End Of Net Neutrality Creates Uncertain Future For E-Commerce

On Dec. 14, when the Federal Communications Commission (FCC) voted 3-2 to repeal current net neutrality regulations designed to ensure that consumers have equal access to the Internet, content providers like YouTube and Netflix were not the only companies worried that their offerings could take a major hit. While effects of the repeal likely won’t be felt until 2018 at the earliest, e-Commerce retailers now must adjust to an uncertain environment — one in which they may have to pay up in order to get out in front of the consumer.

The main argument against the repeal is that Internet Service Providers (ISPs) won’t be required to treat all data the same, so they could potentially charge users more to access specific sites or view certain content, or impose tighter data caps. Additionally, ISPs could force Internet companies and web sites to pay more for faster connections — potentially leading to the slowdown or even blocking of online traffic.

At this point, many of the scenarios associated with Internet deregulation remain hypothetical. But these moves would be legal as long as ISPs such as Comcast, Verizon and AT&T disclose their policies to subscribers.


E-Commerce Expenses Could Increase If ISPs Don’t Play Nice

In a free-for-all atmosphere where larger companies can pay more money to partner with ISPs, major retailers are likely to have an advantage in gaining online visibility. However, even they would have an extra expense they didn’t have to worry about before the net neutrality repeal. At the end of the funnel, this would then affect consumers, who then may have to pay more.

“You’re adding an extra business cost to innovation for that same level of access,” ‎said David Pierpoint, Senior VP of Performance Media at ‎Ansira in an interview with Retail TouchPoints. “How do you convince a consumer that that’s worth it? What you’ll see is that the retailers will have to absorb those costs, and then pass them on to consumers. The gist of the argument with content providers, is that the big guys like Netflix will still be able to make the best deals so they’ll be prioritized, and first in line. From a retail perspective, the person who has the best position on Main Street with the most traffic wins the day, and you now just hope that you can get a spot somewhere else. The whole point of the Internet is to not have that problem — it’s to have the open access.”

These “tolls” could in effect force retailers to pay extra for media visibility, whether for advertising space, search marketing or other content.

Brian Kilcourse, Managing Partner of RSR, related the potential online landscape to the national highway system:

“If you can imagine a highway system, what you would see is an endless stream of Walmart trucks traveling out to the West Coast to put goods into their stores,” Kilcourse said in an interview with Retail TouchPoints. “Now imagine Walmart having the ability to buy a lane so that their trucks could be unimpeded by everyone else driving in their sedans, then you have an idea of what the Internet without regulation is going to be like. People will be able to have priority lanes for their traffic. For something that’s so fundamental to our economy, it’s just a huge error to expect businesses to be able to regulate that fairly. Businesses aren’t in business to be fair to their competitors.”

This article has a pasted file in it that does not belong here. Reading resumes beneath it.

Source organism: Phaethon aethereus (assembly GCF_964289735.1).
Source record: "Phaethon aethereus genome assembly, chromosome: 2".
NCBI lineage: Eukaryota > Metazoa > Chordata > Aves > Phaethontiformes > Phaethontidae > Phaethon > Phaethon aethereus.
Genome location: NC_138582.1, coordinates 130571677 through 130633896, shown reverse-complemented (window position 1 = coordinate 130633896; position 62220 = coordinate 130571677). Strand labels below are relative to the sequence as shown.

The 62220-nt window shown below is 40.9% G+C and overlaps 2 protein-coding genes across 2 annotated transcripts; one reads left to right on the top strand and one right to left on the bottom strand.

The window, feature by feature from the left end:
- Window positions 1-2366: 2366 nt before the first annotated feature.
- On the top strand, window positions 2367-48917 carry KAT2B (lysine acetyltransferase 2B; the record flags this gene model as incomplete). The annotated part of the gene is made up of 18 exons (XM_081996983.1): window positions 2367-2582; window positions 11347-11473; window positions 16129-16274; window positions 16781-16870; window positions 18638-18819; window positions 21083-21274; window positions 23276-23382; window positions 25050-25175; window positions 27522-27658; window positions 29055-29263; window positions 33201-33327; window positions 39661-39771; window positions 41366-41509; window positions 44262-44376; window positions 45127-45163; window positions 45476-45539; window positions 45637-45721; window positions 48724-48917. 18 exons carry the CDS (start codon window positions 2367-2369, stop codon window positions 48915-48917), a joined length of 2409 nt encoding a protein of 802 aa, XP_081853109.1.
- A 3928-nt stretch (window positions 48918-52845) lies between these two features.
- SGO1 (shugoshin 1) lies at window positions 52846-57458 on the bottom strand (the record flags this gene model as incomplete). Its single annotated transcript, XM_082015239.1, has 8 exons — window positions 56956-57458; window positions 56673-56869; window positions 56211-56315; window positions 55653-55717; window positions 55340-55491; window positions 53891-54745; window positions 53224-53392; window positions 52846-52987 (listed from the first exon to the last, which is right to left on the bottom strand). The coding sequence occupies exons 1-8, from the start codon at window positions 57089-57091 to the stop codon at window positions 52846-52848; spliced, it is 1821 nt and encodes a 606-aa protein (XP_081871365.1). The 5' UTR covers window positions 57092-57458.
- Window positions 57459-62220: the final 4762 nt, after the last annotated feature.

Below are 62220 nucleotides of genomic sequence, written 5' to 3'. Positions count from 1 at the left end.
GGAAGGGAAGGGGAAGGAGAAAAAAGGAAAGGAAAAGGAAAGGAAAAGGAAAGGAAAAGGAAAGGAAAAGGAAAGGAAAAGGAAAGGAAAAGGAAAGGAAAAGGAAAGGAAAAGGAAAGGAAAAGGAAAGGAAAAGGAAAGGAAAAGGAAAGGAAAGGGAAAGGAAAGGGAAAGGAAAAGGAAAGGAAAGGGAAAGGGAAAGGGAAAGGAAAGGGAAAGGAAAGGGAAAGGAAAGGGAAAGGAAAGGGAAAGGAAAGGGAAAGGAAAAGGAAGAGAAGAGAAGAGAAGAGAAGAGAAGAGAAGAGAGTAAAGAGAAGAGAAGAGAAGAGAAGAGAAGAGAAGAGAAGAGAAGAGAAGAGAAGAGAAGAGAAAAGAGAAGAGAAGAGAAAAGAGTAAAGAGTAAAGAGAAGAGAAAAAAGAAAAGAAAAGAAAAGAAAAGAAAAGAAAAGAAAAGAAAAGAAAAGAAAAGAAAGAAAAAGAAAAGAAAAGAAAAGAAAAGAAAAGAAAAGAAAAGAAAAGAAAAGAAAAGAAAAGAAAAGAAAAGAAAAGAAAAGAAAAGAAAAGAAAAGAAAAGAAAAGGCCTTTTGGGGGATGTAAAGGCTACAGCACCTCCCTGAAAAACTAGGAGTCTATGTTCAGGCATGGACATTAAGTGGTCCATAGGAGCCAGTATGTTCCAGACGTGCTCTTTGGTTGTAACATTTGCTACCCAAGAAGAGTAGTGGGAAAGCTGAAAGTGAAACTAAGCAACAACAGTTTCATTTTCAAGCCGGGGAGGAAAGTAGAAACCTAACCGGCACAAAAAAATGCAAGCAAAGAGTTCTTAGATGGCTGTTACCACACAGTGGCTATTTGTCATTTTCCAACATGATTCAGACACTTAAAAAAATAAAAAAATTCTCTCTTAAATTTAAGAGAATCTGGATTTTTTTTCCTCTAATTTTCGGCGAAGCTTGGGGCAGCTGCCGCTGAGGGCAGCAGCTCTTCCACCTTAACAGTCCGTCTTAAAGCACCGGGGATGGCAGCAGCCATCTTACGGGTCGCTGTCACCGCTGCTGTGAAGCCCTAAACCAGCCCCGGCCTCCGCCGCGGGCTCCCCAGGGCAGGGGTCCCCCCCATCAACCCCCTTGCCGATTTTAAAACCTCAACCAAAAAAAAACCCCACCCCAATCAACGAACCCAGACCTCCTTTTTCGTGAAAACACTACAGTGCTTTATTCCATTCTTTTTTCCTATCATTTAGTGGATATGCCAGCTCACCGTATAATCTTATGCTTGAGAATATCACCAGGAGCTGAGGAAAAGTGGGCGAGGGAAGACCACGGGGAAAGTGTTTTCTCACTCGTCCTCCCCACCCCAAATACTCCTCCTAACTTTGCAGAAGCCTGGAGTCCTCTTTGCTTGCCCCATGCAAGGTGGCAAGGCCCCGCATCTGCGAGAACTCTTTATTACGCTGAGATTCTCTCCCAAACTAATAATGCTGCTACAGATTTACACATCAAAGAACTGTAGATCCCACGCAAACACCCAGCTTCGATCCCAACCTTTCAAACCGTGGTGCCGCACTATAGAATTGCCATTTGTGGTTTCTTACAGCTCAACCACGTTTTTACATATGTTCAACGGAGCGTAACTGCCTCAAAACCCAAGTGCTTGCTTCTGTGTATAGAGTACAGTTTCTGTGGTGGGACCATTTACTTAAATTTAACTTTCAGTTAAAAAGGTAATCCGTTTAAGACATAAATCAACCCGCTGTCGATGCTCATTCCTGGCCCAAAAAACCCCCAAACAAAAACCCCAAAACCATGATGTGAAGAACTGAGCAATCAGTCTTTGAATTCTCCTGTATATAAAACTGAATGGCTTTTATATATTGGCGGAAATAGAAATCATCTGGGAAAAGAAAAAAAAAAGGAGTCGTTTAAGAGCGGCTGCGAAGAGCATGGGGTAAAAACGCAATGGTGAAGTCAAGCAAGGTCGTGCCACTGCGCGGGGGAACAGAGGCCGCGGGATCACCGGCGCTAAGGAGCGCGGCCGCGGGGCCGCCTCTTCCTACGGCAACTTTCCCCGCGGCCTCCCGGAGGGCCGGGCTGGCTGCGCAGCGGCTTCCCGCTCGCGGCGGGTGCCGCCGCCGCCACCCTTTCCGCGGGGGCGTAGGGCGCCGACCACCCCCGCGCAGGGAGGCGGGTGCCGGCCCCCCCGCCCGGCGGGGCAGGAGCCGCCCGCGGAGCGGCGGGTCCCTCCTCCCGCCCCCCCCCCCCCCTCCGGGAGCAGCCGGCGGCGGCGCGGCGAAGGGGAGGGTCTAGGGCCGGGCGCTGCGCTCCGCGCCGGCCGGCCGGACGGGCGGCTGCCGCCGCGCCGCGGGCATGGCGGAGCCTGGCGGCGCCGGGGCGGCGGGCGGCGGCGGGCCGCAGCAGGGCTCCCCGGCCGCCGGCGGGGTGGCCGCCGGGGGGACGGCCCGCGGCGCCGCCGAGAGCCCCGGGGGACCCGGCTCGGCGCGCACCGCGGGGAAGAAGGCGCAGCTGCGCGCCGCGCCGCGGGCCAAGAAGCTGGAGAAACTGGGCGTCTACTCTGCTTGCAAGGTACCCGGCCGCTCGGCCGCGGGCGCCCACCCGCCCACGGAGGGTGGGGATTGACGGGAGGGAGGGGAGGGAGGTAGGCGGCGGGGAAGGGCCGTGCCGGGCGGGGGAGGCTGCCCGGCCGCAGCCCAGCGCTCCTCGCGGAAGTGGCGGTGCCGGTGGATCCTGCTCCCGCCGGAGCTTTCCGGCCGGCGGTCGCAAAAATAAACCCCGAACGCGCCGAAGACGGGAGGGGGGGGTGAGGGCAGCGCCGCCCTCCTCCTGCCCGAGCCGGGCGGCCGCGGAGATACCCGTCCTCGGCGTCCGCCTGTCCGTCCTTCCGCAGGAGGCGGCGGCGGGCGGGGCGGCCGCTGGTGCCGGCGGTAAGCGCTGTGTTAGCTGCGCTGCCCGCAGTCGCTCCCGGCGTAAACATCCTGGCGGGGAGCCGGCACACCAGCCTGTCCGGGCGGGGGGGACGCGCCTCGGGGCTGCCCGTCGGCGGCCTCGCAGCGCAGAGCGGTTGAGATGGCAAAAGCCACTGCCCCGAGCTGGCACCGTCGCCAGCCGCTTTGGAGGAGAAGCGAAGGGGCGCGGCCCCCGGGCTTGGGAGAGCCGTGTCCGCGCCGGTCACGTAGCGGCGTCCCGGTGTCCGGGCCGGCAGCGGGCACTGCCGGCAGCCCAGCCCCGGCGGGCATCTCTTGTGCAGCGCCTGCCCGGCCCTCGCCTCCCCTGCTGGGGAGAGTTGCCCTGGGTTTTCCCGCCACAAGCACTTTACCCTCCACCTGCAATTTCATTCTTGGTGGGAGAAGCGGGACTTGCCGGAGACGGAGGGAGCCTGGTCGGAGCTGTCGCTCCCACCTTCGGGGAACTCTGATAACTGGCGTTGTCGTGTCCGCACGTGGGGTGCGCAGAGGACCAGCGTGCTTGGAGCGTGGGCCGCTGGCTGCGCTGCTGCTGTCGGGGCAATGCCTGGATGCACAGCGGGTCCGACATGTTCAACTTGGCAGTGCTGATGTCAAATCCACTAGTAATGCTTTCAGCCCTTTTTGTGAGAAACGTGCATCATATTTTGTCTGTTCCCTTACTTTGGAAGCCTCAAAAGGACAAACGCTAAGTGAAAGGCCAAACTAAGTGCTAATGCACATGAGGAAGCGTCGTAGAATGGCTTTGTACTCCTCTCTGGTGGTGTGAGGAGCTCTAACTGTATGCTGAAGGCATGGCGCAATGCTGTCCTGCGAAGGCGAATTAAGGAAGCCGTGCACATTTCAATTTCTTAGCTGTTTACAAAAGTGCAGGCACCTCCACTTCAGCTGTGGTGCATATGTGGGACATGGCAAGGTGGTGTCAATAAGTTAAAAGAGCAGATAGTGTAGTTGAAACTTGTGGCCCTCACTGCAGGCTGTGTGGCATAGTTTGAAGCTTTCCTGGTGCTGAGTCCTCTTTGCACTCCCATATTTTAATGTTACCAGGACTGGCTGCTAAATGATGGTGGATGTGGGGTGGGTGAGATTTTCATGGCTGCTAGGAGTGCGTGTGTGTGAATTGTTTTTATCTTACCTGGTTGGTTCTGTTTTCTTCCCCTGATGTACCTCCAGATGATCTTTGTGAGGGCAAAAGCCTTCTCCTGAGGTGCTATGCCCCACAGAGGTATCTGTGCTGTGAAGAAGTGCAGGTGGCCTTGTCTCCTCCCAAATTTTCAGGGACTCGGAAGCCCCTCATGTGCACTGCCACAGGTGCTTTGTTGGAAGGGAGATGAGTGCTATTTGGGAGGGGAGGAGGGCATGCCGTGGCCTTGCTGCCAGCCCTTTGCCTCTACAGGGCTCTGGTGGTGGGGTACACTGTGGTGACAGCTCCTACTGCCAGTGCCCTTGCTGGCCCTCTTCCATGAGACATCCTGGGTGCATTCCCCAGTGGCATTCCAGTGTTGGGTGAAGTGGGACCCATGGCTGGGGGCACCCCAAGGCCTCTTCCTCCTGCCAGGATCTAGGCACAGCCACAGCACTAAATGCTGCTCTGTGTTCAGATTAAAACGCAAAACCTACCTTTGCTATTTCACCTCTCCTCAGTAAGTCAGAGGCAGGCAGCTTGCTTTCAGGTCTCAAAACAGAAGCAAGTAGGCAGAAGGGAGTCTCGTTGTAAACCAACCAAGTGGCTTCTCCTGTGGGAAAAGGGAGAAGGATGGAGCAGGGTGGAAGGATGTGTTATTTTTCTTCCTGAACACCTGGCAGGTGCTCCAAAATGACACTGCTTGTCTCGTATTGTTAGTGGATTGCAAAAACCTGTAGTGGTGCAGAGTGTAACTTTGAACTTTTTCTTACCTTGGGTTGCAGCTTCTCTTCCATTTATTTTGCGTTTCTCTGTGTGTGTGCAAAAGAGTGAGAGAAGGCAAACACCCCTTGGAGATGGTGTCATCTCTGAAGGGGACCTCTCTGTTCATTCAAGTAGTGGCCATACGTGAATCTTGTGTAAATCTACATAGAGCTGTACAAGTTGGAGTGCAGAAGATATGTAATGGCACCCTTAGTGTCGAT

SMBs To Take The Largest Hit

Online-only SMBs and startups with less revenue and consumer reach would be the first to feel the pain of deregulation, since they lack the resources to pay for prioritization in the way a larger competitor could.

In April 2017, a group of 1,000 U.S. SMBs wrote an open letter to the FCC and Chairman Ajit Pai, arguing: “Without net neutrality, the incumbents who provide access to the Internet would be able to pick winners or losers in the market. They could impede traffic from our services in order to favor their own services or established competitors. Or they could impose new tolls on us, inhibiting consumer choice. Those actions directly impede an entrepreneur’s ability to ‘start a business, immediately reach a worldwide customer base, and disrupt an entire industry.’”

With these concerns, smaller players and new entrants must continue focusing on what differentiated them in the first place to stay on top.

“It’s really about personalization, and providing customers a real personalized experience, because those are the things that are going to help you retain your loyalty and help you compete effectively,” said David Naumann, VP of Marketing at Boston Retail Partners. “It’s still the basics, and ensuring that customers are brand enthusiasts. If we see the changes that we suspect might happen, where there’s a sliding scale for bandwidth and speed, companies are going to be ultra-diligent in optimizing their web site. It might actually create some opportunities for technology companies that look to boost speed and performance based on bandwidth.”

There’s No Stopping Innovation

Despite the uproar over the repeal and the disadvantages that businesses may have to deal with as a result, Kilcourse believes that innovators will still find a way to innovate, even if the climate seems designed to stifle it.

“Anyone that thinks we’re done with innovation isn’t paying attention,” Kilcourse said. “The interesting thing about innovation in today’s world is that it’s not being driven by corporations. It’s being driven by consumers. Retailers didn’t go mobile because they thought it was a brilliant idea. They went mobile because consumers demanded they go mobile. Consumer adoption of technology is driving this innovation. That means that we don’t know what the next innovation is going to be. The way the consumer chooses to use technology to solve their lifestyle problems is not all that predictable.” 



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